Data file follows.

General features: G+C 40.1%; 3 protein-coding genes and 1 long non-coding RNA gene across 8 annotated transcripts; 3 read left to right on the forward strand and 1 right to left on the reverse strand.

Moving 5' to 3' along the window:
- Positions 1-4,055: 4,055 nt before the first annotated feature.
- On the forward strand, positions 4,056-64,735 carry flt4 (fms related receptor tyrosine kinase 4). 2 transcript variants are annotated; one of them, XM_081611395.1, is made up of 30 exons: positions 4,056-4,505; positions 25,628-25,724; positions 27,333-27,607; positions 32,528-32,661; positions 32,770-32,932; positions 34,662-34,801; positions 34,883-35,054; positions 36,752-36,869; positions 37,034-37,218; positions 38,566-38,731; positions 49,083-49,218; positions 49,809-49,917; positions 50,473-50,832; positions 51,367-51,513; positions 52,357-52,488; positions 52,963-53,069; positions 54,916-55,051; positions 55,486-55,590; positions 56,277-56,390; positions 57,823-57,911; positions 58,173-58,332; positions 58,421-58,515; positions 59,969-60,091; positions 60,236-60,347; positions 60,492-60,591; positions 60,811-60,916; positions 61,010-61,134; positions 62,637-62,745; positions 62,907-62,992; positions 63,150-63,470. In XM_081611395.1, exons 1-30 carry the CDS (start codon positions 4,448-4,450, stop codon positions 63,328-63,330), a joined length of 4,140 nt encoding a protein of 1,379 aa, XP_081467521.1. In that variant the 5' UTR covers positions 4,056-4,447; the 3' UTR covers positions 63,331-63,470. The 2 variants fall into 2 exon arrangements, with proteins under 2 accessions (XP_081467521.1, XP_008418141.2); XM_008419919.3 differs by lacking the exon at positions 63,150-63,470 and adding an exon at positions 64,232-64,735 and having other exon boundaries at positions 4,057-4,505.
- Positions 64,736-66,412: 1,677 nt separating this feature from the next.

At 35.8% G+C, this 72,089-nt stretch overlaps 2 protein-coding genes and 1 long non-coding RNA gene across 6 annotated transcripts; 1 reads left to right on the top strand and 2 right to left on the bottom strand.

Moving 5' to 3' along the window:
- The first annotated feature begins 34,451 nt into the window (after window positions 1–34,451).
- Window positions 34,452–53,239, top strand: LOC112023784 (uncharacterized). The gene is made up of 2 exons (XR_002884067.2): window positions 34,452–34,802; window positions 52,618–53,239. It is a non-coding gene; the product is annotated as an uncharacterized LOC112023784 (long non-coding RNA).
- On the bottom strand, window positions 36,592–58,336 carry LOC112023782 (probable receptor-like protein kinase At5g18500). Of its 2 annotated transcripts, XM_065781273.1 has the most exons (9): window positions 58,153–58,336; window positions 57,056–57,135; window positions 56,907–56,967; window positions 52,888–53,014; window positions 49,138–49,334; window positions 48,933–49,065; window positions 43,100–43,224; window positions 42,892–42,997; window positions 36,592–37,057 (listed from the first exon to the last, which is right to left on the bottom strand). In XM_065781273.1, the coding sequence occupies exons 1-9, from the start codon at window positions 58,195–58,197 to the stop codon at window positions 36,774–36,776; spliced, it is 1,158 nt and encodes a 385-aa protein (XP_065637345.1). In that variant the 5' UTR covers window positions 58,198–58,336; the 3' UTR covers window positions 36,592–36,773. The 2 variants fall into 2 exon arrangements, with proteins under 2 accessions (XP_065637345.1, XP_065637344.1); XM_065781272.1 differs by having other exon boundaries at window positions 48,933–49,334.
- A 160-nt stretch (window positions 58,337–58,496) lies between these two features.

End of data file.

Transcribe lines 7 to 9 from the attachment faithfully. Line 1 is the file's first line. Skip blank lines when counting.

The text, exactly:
Moving 5' to 3' along the window:
- The first annotated feature begins 34,451 nt into the window (after window positions 1–34,451).
- Window positions 34,452–53,239, top strand: LOC112023784 (uncharacterized). The gene is made up of 2 exons (XR_002884067.2): window positions 34,452–34,802; window positions 52,618–53,239. It is a non-coding gene; the product is annotated as an uncharacterized LOC112023784 (long non-coding RNA).